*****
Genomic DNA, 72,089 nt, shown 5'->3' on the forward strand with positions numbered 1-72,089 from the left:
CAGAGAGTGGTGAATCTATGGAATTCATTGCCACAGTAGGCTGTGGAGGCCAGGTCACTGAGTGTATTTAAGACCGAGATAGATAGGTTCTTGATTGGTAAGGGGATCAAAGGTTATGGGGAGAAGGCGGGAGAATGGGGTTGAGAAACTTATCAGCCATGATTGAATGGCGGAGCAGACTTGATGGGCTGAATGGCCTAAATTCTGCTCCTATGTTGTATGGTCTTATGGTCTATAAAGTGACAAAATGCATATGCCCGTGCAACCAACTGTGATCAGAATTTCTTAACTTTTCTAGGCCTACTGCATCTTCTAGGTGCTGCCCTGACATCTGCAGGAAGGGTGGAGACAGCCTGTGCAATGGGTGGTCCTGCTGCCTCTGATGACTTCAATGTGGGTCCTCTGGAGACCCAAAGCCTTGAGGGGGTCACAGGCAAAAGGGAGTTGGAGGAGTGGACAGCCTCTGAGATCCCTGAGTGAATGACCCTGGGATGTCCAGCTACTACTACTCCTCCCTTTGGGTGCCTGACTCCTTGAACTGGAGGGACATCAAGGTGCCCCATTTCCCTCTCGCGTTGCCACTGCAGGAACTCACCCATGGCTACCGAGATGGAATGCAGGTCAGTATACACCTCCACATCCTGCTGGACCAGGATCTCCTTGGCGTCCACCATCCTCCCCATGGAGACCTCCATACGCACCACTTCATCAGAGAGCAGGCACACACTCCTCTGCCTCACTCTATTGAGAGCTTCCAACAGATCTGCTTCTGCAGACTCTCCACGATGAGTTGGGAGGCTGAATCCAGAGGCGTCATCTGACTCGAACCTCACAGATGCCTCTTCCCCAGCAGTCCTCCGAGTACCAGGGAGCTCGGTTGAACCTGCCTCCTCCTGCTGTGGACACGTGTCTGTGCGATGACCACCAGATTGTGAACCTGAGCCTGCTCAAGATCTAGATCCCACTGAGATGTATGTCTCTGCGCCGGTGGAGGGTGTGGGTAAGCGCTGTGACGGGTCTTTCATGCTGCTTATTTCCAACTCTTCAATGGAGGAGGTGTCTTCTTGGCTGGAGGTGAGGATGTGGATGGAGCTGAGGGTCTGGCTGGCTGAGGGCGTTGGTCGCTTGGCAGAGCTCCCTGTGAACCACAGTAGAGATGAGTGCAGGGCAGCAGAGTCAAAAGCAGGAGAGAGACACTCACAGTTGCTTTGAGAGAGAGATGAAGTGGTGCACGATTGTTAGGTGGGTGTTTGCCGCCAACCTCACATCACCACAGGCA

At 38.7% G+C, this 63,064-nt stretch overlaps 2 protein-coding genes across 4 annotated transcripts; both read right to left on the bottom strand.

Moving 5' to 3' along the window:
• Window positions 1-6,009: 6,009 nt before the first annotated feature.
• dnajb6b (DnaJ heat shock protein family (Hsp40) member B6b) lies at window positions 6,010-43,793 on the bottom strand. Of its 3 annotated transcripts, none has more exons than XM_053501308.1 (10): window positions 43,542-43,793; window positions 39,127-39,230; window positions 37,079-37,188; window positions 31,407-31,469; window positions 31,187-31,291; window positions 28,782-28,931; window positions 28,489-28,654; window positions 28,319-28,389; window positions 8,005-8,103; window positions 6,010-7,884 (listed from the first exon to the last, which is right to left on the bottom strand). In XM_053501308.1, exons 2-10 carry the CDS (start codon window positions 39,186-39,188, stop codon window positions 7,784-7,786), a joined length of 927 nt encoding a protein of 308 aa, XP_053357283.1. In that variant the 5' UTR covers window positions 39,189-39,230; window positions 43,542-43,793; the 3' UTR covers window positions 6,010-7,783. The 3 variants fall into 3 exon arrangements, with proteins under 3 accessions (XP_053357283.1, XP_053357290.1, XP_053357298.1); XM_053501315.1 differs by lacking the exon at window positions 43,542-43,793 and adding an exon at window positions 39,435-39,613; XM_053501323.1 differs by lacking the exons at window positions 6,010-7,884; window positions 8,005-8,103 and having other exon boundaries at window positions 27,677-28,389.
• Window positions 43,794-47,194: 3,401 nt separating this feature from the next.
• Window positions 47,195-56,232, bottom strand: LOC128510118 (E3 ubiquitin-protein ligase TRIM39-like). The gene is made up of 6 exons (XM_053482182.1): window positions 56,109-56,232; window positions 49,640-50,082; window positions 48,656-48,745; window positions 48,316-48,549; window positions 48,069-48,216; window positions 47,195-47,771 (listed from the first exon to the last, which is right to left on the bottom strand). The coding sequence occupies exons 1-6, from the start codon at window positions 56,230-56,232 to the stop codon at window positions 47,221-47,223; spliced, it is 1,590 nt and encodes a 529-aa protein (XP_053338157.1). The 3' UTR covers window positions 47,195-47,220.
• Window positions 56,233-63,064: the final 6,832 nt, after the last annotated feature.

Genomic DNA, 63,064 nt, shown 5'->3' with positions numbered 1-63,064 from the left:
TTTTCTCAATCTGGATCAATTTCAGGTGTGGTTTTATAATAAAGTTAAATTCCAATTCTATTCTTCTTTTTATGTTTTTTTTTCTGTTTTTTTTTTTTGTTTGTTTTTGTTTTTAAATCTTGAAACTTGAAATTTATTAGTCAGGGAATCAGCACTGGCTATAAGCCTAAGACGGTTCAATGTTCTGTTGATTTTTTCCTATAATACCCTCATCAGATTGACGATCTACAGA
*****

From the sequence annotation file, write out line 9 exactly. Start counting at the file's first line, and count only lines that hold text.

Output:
• Window positions 56,233-63,064: the final 6,832 nt, after the last annotated feature.